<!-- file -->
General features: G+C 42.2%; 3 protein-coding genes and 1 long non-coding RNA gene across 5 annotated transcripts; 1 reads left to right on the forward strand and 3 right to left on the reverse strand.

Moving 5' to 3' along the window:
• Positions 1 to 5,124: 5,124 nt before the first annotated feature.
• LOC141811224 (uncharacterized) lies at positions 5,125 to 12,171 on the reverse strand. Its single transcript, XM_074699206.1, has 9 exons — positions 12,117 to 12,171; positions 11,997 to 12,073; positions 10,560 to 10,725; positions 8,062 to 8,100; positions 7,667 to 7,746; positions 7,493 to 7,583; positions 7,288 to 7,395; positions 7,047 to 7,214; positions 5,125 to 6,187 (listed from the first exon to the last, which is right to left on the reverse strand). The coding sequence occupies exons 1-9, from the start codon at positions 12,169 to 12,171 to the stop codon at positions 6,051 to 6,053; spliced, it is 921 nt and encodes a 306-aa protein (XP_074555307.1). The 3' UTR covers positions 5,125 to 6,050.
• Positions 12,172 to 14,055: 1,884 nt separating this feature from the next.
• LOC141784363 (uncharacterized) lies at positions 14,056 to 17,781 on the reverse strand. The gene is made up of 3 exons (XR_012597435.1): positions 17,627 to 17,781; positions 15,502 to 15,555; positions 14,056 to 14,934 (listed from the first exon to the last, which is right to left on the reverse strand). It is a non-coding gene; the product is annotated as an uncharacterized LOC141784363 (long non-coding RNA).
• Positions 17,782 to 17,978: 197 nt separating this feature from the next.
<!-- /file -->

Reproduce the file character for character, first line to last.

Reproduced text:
General features: G+C 42.2%; 3 protein-coding genes and 1 long non-coding RNA gene across 5 annotated transcripts; 1 reads left to right on the forward strand and 3 right to left on the reverse strand.

Moving 5' to 3' along the window:
• Positions 1 to 5,124: 5,124 nt before the first annotated feature.
• LOC141811224 (uncharacterized) lies at positions 5,125 to 12,171 on the reverse strand. Its single transcript, XM_074699206.1, has 9 exons — positions 12,117 to 12,171; positions 11,997 to 12,073; positions 10,560 to 10,725; positions 8,062 to 8,100; positions 7,667 to 7,746; positions 7,493 to 7,583; positions 7,288 to 7,395; positions 7,047 to 7,214; positions 5,125 to 6,187 (listed from the first exon to the last, which is right to left on the reverse strand). The coding sequence occupies exons 1-9, from the start codon at positions 12,169 to 12,171 to the stop codon at positions 6,051 to 6,053; spliced, it is 921 nt and encodes a 306-aa protein (XP_074555307.1). The 3' UTR covers positions 5,125 to 6,050.
• Positions 12,172 to 14,055: 1,884 nt separating this feature from the next.
• LOC141784363 (uncharacterized) lies at positions 14,056 to 17,781 on the reverse strand. The gene is made up of 3 exons (XR_012597435.1): positions 17,627 to 17,781; positions 15,502 to 15,555; positions 14,056 to 14,934 (listed from the first exon to the last, which is right to left on the reverse strand). It is a non-coding gene; the product is annotated as an uncharacterized LOC141784363 (long non-coding RNA).
• Positions 17,782 to 17,978: 197 nt separating this feature from the next.